Malaise in our political culture poses the biggest risk of all
In his Introduction to the Draft National Risk Assessment 2014, issued for discussion by his department earlier this year, the Taoiseach set out the rationale for, and urgency, of such an initiative: "One of the priorities for our country and our people is to ensure that we learn from the mistakes of the past . . . We must identify the risks that Ireland faces and therefore ensure appropriate prevention . . . Never again should dissenting voices be silenced when warning of risks up ahead . . . We must work to ensure Ireland's terrible reversals of fortune . . . never recur."
Then, along comes Irish Water.
In the process of setting up the new utility, every mistake of the past was repeated: legislation rammed through the Dail; a deal done with the unions that was reminiscent of the worst days of Social Partnership; guarantees of job security that far exceeded those given on the formation of the HSE; massive in-built excessive cost; golden handshake exits and immediate re-employment; and incompetent handling of the crisis when it arose. Throughout the whole sorry saga, "dissenting voices" were ignored.
Effective risk management systems are now 'de rigueur' in all organisations. They are an obligatory element of corporate governance, so the creation of a national risk management system is imperative. Last month, the final version, National Risk Assessment 2014, was published by setting out dozens of potential risks to Ireland under five headings.
* Geopolitical: terrorist incident EU fragmentation.
* Economic: vulnerable banking systems, loss of competitiveness, multinationals.
* Environmental: food safety, disruption to energy supply.
* Technological: cyber security, nuclear contamination.
* Social cohesion: increased chronic disease, unemployment.
All such risks merit consideration as to their likelihood of occurrence with a view to taking preventative measures. However, if we look at the calamities that actually befell Ireland, the biggest risk of all is missing from the list - namely the weaknesses in our political and administrative system. Unless this underlying risk is addressed then every other risk is heightened.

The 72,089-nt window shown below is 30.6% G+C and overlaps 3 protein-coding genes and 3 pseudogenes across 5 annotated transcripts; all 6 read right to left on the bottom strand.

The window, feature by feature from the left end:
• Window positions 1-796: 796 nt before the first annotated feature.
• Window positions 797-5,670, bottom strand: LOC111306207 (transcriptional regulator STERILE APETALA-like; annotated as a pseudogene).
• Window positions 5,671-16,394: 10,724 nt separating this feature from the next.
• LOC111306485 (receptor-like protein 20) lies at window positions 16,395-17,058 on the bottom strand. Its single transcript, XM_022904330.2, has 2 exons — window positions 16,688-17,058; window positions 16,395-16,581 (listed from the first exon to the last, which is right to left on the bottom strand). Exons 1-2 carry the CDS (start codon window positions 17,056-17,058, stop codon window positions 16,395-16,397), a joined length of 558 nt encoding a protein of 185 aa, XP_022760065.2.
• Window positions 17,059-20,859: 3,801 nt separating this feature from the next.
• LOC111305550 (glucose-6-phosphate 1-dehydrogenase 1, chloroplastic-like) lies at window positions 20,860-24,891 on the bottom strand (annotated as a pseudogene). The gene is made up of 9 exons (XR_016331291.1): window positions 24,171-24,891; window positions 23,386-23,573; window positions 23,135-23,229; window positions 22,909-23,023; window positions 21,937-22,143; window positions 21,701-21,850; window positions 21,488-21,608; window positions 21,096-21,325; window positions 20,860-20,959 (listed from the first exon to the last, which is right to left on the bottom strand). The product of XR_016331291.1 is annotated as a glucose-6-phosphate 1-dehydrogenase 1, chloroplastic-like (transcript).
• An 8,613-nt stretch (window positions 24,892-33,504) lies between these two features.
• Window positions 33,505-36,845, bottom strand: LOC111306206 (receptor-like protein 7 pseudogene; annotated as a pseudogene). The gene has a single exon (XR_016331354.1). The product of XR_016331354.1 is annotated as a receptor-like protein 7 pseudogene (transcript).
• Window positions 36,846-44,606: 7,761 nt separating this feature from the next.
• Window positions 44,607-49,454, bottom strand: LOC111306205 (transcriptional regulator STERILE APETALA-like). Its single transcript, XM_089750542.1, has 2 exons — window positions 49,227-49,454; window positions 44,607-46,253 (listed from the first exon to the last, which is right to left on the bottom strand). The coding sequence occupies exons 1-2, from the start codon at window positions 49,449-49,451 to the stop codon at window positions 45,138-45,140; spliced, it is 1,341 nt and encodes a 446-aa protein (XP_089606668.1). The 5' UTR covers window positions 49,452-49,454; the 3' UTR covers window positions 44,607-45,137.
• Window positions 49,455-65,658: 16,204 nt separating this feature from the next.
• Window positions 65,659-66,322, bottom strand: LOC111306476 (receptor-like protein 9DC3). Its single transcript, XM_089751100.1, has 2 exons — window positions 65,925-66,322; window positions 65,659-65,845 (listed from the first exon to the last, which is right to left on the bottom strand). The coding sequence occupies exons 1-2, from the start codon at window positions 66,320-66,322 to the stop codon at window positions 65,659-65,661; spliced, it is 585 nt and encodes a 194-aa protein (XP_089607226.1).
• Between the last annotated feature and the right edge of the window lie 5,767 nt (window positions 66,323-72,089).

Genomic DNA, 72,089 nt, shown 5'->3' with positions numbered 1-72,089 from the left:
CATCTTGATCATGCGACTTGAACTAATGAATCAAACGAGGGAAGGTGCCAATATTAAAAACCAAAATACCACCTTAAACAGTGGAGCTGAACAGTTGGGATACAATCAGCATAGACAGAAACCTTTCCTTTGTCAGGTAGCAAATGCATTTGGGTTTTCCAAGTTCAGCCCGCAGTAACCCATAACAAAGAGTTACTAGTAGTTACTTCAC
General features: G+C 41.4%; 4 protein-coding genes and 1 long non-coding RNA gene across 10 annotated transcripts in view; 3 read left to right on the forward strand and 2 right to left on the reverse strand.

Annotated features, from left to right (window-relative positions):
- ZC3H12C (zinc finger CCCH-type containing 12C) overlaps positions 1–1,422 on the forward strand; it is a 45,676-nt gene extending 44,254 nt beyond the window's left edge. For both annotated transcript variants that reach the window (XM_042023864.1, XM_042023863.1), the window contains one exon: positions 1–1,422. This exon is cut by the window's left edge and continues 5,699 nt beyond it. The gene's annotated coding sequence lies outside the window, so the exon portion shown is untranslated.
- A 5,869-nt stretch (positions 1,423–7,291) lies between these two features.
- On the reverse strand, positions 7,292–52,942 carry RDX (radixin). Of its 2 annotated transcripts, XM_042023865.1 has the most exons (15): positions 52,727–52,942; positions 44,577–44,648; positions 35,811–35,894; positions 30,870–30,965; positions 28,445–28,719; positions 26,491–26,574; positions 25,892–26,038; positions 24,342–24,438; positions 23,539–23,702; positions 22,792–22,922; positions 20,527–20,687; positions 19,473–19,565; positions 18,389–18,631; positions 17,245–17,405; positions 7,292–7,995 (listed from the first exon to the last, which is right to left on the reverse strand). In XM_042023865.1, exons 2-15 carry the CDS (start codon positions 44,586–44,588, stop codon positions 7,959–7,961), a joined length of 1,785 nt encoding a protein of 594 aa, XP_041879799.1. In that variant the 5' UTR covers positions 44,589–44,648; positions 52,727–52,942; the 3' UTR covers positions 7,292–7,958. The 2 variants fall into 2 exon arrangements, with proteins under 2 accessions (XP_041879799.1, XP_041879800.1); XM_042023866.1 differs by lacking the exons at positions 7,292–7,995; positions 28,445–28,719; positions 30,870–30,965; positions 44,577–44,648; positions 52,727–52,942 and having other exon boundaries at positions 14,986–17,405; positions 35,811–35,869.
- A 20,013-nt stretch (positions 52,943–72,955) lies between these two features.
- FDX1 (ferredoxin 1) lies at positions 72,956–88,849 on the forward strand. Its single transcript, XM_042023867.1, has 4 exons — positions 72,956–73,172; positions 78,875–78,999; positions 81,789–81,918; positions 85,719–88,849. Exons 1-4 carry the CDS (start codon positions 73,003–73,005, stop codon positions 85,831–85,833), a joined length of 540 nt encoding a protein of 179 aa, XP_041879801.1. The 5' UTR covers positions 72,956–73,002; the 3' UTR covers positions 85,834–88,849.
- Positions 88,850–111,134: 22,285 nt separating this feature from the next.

Among our "terrible reversals of fortune" were the implosion of the banking system and collapse of the State's finances, with grave consequences, including mass emigration and unemployment and widespread personal indebtedness. Other major national failures include seemingly intractable problems in our health system, the culture of impunity regarding political corruption and white collar crime, the lack of supports for children at risk, homelessness and the shameful shortcomings in our mental health services .
What is truly galling is that these "terrible reversals of fortune" did not need to occur. The main reason they were not prevented, or at least minimised, lay in the culture of inertia, incompetence, group think, short termism, deference and complacency of our home-grown system of politics and administration.
The Taoiseach himself has repeatedly cited the venal politics of his predecessors in government as the root cause of these misfortunes. It was specifically in this context that he promised a "political revolution".
The Government is to be commended for a number of reform initiatives as well as a wide range of operational reforms.
However, in all cases of institutional failure commentators invariably add that "there can be no lasting reform without cultural change".
Machiavelli said that having the law is insufficient unless you have the supporting morals.
You can tell that a problem is cultural rather than technical when the same failure is repeated, again and again. The biggest single risk to Ireland lies in the inherited political culture. This malaise, endemic in our political system, infected like a contagion vital institutions of the State and other sectors. Whatever the chances of external shocks, like nuclear accidents, the combination of unprincipled politics and incompetent or over-deferential administration continues to pose a real and present danger - as evidenced by the current disruptive, dangerous fiasco over water.
The risk of unrest and damaging political instability will persist until the root cause of public mistrust is confronted, namely the political mindset that spawned the Irish Water debacle. Otherwise, as night follows day, we are fated to repeat this latest shambles.
Our political culture is not mentioned in the National Risk Assessment 2014. This collective denial is the ultimate risk. Let's hope that dissenting voices will be raised on this crucial matter, especially within the tent, and will not be silenced.
Dr Eddie Molloy is a management consultant